On this day 170 years ago, the Danish King Frederik VII signed the Danish Constitution of 1849, creating a constitutional monarchy. Thus, today marks Grundlovsdagen (Constitution Day). Although a national and bank holiday, the day is not such a grand affair as Constitution Day of Norway.
This year may be different, though, as Denmark holds its national elections for the Danish Parliament today, June 5. It is the first time ever that Denmark will hold a general national election on its Constitution Day.
When is the Danish Parliamentary Election?
Unlike neighbor countries Norway and Sweden, which both must hold elections in September every four years by constitutional mandate, Denmark has floating elections, meaning that it allows the government to announce the next election, provided it does so prior to the end of the current four-year term. (§ 32 Danish Constitution).
The Danish Constitution mandates that elections to the Folketinget (Danish Parliament) are conducted through general, direct, and secret elections. (§ 31 Constitution.) Members of Parliament serve for a four-year term. (§ 32 Constitution.)
How Long is the Campaign Period?
The campaign period starts after the sitting Prime Minister of Denmark announces a national election. The campaign period is thereby limited and only allows for campaigning within this set period. On May 7, 2019, Prime Minister Lars Løkke Rasmussen announced that the 2019 election would be held on June 5, 2019, meaning that the campaign period would be less than a month.
Who Can Stand for Election?
Anyone who is a Danish citizen and has a right to vote may stand for election, unless that person is convicted of certain crimes. (§ 4 Parliamentary Elections Act)
To stand for election, a person must be a member of a party. There are currently 13 political parties represented in the Danish Parliament. Parties that hold a seat in Parliament automatically have a right to be on the ballot in the next election. (§ 11 Parliamentary Elections Act.) In addition, parties that have received signatures from 1/175 of the valid votes cast (about 20,000 signatures) in the last election and that register with the Ministry for Economic Affairs and the Interior no less than 15 days before the election date are also eligible. (§ 12 Parliamentary Elections Act.)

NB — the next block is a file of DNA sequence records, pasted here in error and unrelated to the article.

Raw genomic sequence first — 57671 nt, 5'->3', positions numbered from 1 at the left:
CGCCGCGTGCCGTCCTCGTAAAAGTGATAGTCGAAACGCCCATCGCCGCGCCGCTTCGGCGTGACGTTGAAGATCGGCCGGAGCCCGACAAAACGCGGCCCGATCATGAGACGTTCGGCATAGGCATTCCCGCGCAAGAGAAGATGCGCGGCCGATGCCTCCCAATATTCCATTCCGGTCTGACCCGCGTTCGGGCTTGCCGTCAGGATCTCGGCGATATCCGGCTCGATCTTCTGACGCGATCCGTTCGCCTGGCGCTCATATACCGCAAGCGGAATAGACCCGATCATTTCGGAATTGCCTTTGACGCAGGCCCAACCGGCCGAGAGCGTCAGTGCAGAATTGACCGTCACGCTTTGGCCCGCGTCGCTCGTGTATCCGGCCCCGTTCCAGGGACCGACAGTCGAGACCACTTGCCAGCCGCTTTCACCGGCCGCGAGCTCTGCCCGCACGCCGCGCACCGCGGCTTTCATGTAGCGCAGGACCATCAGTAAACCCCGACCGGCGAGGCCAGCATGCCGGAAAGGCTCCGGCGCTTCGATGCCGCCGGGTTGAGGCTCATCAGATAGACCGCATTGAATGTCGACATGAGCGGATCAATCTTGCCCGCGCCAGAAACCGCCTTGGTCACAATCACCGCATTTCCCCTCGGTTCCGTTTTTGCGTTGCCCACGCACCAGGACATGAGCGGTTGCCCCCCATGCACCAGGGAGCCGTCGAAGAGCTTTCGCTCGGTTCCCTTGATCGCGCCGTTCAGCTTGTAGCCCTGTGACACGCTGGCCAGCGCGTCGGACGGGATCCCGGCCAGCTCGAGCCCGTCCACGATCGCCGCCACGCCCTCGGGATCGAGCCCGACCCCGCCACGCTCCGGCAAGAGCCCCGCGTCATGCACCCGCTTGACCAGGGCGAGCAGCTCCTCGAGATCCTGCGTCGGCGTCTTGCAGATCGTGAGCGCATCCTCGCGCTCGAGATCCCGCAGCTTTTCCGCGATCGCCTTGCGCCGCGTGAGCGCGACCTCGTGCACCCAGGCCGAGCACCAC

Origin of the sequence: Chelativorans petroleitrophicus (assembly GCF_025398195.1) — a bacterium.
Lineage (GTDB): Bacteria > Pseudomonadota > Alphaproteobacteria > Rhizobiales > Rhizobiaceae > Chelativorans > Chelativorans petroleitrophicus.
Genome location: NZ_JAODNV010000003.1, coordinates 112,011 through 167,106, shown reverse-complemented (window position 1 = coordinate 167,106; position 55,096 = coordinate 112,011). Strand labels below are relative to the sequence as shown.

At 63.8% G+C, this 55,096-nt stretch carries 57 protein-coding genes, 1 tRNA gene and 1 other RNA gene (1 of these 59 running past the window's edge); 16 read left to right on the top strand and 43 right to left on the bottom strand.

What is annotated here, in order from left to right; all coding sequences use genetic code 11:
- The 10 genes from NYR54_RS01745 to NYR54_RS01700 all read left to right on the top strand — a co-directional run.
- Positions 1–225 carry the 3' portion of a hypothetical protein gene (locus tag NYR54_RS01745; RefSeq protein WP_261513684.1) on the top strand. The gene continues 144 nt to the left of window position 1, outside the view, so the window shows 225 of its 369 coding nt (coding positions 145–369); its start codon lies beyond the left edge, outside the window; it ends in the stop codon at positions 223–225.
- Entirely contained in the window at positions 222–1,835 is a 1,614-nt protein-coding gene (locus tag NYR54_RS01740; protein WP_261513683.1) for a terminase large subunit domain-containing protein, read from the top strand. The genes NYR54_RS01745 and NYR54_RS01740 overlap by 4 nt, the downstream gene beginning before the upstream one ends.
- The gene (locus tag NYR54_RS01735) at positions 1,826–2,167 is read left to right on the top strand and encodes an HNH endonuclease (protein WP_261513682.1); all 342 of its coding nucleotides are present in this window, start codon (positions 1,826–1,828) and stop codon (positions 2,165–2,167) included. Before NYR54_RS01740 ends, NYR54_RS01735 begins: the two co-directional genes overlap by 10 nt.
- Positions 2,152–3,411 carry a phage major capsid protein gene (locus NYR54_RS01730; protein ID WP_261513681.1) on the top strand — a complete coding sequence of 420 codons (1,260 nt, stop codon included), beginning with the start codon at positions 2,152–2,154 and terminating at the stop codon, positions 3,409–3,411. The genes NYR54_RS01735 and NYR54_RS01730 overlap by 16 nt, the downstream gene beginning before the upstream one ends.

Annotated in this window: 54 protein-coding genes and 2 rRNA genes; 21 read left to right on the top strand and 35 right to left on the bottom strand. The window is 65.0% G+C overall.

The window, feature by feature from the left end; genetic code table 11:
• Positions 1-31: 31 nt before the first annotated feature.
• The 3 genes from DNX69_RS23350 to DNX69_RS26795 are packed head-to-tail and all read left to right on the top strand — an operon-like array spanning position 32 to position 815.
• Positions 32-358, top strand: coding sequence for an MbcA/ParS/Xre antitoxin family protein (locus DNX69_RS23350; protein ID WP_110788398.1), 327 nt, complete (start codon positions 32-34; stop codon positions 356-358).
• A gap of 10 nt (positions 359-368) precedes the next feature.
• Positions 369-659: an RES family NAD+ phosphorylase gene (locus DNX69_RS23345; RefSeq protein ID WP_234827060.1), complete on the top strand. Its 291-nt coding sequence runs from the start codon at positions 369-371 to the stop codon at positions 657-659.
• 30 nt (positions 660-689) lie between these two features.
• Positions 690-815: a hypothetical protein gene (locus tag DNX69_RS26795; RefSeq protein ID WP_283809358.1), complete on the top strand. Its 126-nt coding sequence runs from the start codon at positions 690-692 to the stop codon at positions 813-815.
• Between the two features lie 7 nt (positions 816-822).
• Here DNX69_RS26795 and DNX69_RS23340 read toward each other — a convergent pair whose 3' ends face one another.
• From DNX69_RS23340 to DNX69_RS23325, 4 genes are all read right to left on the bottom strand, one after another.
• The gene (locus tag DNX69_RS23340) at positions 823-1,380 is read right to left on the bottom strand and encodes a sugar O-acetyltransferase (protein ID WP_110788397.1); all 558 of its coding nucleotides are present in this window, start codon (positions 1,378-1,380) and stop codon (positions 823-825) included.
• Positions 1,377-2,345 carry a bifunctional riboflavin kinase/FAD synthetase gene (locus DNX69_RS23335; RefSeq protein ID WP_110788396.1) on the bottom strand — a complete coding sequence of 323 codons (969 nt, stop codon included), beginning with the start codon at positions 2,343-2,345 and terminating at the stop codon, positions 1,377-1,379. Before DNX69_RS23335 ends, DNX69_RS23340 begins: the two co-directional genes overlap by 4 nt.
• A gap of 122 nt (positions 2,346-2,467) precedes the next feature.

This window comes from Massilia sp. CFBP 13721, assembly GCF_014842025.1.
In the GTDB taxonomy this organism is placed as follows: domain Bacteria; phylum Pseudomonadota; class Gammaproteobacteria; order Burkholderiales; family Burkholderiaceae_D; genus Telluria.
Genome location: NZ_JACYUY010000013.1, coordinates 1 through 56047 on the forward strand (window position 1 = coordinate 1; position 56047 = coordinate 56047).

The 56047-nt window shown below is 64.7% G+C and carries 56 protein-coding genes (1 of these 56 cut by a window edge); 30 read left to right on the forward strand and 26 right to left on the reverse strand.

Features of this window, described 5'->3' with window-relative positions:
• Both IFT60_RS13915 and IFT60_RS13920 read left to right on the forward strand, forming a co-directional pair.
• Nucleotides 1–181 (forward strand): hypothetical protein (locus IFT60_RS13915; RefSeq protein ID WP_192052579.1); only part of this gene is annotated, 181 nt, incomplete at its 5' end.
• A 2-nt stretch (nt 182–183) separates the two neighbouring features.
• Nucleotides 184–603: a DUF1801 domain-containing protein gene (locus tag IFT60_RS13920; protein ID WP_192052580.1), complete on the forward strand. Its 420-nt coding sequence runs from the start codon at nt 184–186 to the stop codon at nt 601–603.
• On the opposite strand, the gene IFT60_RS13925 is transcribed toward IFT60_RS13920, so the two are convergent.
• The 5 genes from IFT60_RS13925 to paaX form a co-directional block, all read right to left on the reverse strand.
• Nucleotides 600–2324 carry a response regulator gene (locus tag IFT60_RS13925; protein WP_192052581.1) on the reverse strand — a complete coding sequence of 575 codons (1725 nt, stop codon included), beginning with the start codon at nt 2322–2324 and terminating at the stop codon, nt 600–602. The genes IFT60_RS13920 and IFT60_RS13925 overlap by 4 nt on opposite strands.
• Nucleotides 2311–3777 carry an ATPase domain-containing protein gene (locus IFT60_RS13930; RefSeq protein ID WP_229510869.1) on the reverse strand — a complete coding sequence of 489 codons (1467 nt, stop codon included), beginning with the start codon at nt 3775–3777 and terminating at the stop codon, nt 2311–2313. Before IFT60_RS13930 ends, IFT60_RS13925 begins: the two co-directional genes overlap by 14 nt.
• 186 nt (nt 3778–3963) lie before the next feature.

Who Can Vote?
Danish citizens aged 18 years and older who permanently reside in Denmark are eligible to vote. (§ 1 Parliamentary Elections Act.) Typically, Danes living abroad are not allowed to vote. Certain expats who are stationed abroad are eligible, however (§ 2 Parliamentary Elections Act.) Technically, the Danish Queen Margrethe meets all the legal requirements to vote, but the royal family does not vote.
When are the Results Posted?
The results must be posted as soon as possible. The Ministry for Economic Affairs and the Interior posts it in the Statstidende (Danish government gazette).
Voter participation in the national parliamentary elections is generally high in Denmark (85.89% in 2015). However, participation is lower in Greenland (49% in 2015), and the Faroe Islands (66.2% in 2015). The figures for these two Danish territories are more similar to the Danish voter participation in the EU elections: 66.1% in 2019 and 56.3% in 2014.
How Many Members are there in the Danish Parliament?
There are 179 members of Parliament, of which two represent Greenland and two represent the Faroe Islands.
When Does Parliament Convene?
Following the election, the parliament meets on the twelfth weekday (includes Saturdays) following the election day (this year, June 20) at 12pm, unless the Prime Minister has called for a meeting prior to that. (§ 35. Stk. 1. Danish Constitution.)
In non-election years, the Parliamentary year starts on the first Tuesday of October and ends the same Tuesday the following year. (§ 36. Stk. 1 Danish Constitution.) The Parliament convenes at 12 pm on the first day of the parliamentary year. (§ 36. Stk. 2.)
Prohibition on Political Campaigning on TV & Limits on Size of Political Posters
An interesting fact about Denmark, which Americans may find interesting, is the prohibition against political campaigning on TV. (§ 76 stk 3 Danish Radio and Television Act). In fact, all the Nordic countries have this prohibition.
In addition, Danish law sets limits on how large a political poster may be without first applying for a permit from the Danish-Transport authorities: 0.8 square meters. Such banners may only be placed on public roads four weeks prior to the election and must be removed eight days after the election. (§ 84 Public Roads Act.)
Law Library Resources on Elections Around the Globe:
Legal Reports on Elections and Campaign Financing
FALQs: Saudi Arabia Municipal Elections – Women Participate for the First Time
Israel’s 2013 Elections: The Making of a Coalition Government
Women in History: Voting Rights
Family Voting as a Solution to Low Fertility? Experiences from France and Germany
And many more
Resources on Denmark:
Guide to Law Online: Greenland (part of the Kingdom of Denmark)
60 Years of Lego Building Blocks and Danish Patent Law
Danish Law – Global Collection Highlights
The Making of a Legal Cinnamon Bun
And many more
Global Legal Monitor articles: